The launch of the ConTex registry in Texas marks what is reportedly the largest statewide effort in the nation to track concussion prevalence among high school-age athletes.

It is hoped that the registry, which is a partnership between the University Interscholastic League (IUL) and the UT Southwestern Peter O’Donnell Jr Brain Institute, will provide a gauge as to whether certain rules or equipment changes are helping to improve player safety, according to a media release from UT Southwestern Medical Center.

“This is a groundbreaking initial step. I think we’re on the verge of a very impactful project that will inform the nation about the frequency of concussions and will provide basic information about concussion and recovery in student-athletes,” says principal investigator Dr Munro Cullum, professor of Psychiatry, Neurology and Neurotherapeutics and Neurological Surgery with the O’Donnell Brain Institute at UT Southwestern Medical Center, in the release.

This registry will complement similar ones in other age groups, such as those performed by the NCAA, NHL, NFL, and other professional organizations to track concussions among college and professional athletes.

However, the release suggests that reportedly, little has been done to evaluate concussions among youth athletes. Therefore, it is hoped that the ConTex registry can provide a blueprint for other states to follow in their concussion tracking efforts, and be a key step in creating a nationwide database for concussion tracking.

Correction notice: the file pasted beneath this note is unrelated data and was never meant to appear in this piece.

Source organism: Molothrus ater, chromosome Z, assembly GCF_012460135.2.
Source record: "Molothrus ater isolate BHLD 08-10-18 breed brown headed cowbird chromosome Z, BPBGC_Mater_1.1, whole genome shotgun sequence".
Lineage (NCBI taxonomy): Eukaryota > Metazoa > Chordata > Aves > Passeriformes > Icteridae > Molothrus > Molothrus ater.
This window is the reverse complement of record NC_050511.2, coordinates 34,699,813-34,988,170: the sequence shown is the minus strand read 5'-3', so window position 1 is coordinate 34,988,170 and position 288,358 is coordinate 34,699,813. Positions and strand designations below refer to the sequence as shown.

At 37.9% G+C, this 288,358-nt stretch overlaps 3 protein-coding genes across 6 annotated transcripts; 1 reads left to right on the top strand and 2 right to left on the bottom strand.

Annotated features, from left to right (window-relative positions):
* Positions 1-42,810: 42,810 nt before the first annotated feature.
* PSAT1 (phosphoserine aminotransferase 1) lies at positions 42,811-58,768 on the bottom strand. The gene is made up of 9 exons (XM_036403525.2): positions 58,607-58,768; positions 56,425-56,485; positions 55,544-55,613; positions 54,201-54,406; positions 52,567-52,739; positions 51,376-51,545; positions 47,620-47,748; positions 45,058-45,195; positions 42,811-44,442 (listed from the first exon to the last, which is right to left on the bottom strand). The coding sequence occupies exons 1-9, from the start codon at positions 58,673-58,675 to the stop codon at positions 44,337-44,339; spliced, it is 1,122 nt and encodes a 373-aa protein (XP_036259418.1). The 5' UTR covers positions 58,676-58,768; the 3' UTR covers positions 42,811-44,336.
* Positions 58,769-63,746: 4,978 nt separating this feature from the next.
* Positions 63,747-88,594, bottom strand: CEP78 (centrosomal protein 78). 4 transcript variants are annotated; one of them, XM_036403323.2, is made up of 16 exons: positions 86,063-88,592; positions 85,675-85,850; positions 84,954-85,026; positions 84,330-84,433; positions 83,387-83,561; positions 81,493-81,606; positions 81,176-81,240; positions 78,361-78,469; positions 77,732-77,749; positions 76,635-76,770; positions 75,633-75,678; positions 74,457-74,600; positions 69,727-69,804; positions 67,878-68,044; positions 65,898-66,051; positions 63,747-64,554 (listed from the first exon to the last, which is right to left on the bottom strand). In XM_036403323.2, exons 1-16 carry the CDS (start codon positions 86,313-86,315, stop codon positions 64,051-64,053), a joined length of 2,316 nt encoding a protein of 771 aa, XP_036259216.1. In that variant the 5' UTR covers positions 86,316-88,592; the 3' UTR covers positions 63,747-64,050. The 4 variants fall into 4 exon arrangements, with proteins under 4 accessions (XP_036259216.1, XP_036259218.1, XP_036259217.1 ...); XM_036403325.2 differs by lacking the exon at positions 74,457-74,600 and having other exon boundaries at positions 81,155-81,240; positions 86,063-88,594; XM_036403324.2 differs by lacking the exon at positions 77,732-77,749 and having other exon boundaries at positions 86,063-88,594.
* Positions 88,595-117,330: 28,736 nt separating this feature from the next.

“A lot of states will follow suit if they’re not already working on this very topic,” adds Cullum, a neuropsychologist who holds the Pam Blumenthal Distinguished Professorship in Clinical Psychology. “I do think our registry will develop a very strong groundwork for a national registry.”

UIL-member schools will participate in the registry on a voluntary basis throughout the school year. To gather the information, athletic trainers and school personnel across Texas will report all concussions that occur in UIL athletics to a central database through an app or online site developed by Medical Innovation Labs in Austin, Tex. The gathered information will include the cause of the injury, concussion history, the player’s gender, and other data.

Collum and his team will then measure how often concussions occur in each sport, identify areas with low rates, and with more data eventually examine whether certain practices are helping reduce concussions or shorten recovery times in those areas, per the release.

The researchers hope that the statistics gathered will help provide insight into the prevalence of concussions in student-athletes and benefit other clinical and research efforts at the O’Donnell Brain Institute. These efforts include studies involving current and former NFL players, education outreach in schools, and a sports concussion return-to-play clinic that promotes medically monitored exercise during recovery, the release concludes.

[Source(s): UT Southwestern Medical Center, Newswise]